Physical therapy (PT) and occupational therapy (OT) are crucial to successful outcomes for patients with musculoskeletal problems, and many excellent reasons exist to develop in-house PT/OT. However, the success of physician-owned physical therapy services (POPTS) is not a foregone conclusion. There is an array of operational, financial and political pitfalls.
The impact on existing facilities and staffing is one of the first issues to evaluate when considering adding PT and/or OT lines of service. If sufficient unused (or at least nonrevenue-generating) space currently exists, developing a new PT/OT clinic may be fairly simple. However, if additional space or significant renovation is needed, costs can quickly escalate. Federal regulations, such as Stark, generally encourage PT/OT to be housed in the same building as where the physician owners hold clinic, so space limitations can present significant obstacles unless new space is pursued.
Likewise, an evaluation of staffing and company culture is needed. For example, the increased throughput requirements for the front desk may dictate that additional staffing (or even an entire front desk remodel) is necessary to add PT/OT in existing clinic locations. Further, it is uncommon to simply employ one PT without some additional support, such as a PT assistant, aide, or perhaps a certified athletic trainer (ATC). As a result, clinics should be prepared for additional staffing requirements. In the case of physical therapy, a 2:1 ratio of PTs to PT assistants is not unreasonable, although every practice must determine its own needs based on volume of referrals.
Benefits of adding PT
While there are many potential pitfalls to adding PT/OT lines of service to an orthopaedic practice, there are also numerous benefits. Naturally, one of the primary benefits is financial. Profit in excess of $100,000 per therapist per year is not unreasonable, and in many areas of the country the potential upside is even greater. Current MGMA data (2010 Report; 2009 Data) indicate mean collections are $235,000 for PT and $199,000 for OT, with an average profit of nearly $160,000. Although potential diminishing returns limit how many therapists a clinic may hire, these additional revenues cannot be ignored in an era of declining physician reimbursement. Next to ambulatory surgical centers, therapy is often the most profitable ancillary tool orthopaedic surgeons wield.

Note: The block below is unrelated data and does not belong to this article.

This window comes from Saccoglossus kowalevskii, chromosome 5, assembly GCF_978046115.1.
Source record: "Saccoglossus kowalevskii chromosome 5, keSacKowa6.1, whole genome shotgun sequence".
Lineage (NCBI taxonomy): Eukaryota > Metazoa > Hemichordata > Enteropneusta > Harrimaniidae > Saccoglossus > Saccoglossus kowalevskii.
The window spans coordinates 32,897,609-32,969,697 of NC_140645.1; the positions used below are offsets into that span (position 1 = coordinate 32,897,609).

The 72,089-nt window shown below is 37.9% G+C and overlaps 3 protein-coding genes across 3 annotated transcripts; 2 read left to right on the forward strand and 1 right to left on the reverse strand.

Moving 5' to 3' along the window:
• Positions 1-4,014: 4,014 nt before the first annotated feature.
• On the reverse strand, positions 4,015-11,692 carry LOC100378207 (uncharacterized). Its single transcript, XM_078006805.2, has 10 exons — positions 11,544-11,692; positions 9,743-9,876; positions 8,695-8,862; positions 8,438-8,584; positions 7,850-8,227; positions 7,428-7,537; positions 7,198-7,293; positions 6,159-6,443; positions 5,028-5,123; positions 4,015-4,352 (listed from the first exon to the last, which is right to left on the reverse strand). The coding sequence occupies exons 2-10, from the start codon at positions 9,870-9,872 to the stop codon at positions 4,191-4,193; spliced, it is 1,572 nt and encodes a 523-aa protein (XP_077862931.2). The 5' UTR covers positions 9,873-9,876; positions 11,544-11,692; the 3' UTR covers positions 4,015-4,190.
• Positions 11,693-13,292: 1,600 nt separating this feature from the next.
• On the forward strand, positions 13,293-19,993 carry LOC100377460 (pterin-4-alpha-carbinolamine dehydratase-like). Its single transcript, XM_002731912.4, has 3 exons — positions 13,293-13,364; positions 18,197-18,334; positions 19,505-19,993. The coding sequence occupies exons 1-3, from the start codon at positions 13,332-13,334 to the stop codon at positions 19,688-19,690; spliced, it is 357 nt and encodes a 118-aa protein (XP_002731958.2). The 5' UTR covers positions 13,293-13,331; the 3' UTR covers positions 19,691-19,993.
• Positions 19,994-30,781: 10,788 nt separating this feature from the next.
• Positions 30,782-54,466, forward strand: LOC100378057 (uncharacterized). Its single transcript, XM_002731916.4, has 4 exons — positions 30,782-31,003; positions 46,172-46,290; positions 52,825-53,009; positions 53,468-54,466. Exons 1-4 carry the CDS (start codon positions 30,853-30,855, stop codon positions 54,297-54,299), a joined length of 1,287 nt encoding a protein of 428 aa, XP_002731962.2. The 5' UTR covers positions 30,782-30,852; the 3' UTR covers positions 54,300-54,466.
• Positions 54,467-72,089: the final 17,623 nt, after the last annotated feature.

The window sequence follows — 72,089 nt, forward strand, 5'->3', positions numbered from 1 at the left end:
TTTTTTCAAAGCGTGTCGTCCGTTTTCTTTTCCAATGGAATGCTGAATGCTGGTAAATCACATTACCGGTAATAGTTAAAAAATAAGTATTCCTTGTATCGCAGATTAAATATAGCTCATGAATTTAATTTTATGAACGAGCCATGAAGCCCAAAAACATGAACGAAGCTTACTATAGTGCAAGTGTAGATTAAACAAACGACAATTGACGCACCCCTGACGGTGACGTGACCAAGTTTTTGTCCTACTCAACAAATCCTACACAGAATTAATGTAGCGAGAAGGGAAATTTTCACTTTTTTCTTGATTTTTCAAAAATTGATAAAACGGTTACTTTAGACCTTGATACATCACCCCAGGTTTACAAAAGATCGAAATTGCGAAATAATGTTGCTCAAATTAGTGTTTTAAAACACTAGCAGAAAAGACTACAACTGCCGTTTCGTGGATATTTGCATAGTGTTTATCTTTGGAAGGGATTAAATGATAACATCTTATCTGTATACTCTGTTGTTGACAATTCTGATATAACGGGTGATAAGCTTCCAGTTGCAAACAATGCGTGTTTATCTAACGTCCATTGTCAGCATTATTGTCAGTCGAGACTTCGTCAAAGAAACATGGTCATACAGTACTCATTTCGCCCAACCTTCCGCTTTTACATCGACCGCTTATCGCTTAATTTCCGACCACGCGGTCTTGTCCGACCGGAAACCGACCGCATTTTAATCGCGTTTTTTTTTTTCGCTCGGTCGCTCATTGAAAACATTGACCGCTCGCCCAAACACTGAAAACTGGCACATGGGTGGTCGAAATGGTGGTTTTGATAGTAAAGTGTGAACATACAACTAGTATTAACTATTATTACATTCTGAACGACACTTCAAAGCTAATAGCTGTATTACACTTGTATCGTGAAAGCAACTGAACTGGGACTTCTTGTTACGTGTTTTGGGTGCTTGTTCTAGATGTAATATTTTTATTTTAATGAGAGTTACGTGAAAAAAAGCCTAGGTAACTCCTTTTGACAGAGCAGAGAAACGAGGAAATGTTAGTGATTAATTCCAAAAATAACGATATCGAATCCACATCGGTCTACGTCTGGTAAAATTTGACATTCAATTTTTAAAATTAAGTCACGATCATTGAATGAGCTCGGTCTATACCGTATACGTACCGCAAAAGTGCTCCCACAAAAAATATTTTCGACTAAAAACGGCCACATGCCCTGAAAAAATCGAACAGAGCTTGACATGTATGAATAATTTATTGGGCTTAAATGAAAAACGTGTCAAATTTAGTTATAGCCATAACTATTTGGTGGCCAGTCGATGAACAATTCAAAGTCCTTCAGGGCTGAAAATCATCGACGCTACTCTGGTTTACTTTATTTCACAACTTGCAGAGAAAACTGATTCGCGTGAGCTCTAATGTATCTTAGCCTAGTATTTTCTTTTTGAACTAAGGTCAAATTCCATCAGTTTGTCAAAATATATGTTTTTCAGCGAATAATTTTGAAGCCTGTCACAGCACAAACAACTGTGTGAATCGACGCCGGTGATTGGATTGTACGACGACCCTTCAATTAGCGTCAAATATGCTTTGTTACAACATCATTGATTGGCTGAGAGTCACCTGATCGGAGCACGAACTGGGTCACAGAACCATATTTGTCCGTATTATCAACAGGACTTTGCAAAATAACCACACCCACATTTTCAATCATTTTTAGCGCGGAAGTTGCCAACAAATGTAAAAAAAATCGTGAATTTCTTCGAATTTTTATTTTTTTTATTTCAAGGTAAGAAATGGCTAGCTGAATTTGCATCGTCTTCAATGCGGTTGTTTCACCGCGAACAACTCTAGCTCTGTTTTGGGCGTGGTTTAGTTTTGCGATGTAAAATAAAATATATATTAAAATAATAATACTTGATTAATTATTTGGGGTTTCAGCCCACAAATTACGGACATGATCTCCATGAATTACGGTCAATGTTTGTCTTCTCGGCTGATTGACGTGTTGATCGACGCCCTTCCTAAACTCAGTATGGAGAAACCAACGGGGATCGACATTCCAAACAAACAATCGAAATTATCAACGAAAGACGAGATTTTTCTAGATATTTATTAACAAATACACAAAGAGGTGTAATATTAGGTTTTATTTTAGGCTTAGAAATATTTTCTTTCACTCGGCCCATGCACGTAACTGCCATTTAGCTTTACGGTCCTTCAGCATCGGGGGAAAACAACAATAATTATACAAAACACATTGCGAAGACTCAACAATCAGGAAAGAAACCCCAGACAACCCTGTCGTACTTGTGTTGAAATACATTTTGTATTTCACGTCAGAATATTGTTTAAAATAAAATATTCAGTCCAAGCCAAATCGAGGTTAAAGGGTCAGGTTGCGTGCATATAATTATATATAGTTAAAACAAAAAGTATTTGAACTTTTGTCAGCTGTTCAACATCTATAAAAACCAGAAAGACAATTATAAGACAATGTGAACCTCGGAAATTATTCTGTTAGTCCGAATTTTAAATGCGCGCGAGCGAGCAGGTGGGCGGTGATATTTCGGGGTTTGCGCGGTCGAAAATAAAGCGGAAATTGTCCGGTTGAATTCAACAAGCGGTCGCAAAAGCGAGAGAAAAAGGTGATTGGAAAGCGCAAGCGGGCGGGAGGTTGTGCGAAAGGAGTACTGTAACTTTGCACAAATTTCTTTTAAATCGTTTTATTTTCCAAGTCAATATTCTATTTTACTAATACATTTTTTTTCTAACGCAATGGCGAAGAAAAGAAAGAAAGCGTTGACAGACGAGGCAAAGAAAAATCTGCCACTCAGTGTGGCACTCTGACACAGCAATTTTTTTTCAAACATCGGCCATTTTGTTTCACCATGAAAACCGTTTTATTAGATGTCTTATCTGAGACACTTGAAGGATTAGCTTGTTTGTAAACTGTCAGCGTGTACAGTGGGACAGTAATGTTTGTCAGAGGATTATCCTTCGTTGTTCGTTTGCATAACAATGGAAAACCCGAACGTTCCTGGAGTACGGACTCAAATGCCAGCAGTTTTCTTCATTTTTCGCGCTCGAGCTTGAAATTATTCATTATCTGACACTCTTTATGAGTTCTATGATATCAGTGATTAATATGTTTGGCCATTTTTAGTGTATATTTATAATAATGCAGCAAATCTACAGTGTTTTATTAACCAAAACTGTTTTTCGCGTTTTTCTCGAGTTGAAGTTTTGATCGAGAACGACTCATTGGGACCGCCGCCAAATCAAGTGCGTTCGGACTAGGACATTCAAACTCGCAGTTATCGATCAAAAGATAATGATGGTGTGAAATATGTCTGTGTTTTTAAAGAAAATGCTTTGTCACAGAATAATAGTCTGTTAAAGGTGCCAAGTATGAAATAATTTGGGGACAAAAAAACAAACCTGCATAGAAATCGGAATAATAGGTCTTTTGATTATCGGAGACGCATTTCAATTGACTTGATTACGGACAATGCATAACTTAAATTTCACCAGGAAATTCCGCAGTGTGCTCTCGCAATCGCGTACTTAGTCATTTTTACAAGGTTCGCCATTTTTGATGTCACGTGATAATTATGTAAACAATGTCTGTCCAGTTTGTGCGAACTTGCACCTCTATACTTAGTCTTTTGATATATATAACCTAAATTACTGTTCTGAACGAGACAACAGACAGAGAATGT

Moreover, in-house therapy yields greater control over the quality of therapy and improved continuity of care. With the physicians employing the therapists directly, there is a greatly likelihood of patients receiving the treatments the doctor expects. Being able to walk a patient down the hall and introduce him or her directly to the therapist who will be providing treatment is a great way to extend the patient relationship the physician has already established. Furthermore, patients are increasingly demanding convenience, and a “one-stop-shop” model for all treatments is becoming the expected norm.
Therapists can also be used as an additional marketing tool through community outreach and education. Injury prevention training or rehabilitation education can generate goodwill among the community in general and the practice’s existing patient pool in particular.
Excerpted from Enhancing your practice’s revenues: Pearls and pitfalls, a primer for orthopaedic surgeons developed by the AAOS Practice Management Committee. Download a free copy of the entire primer at www.aaos.org/pracman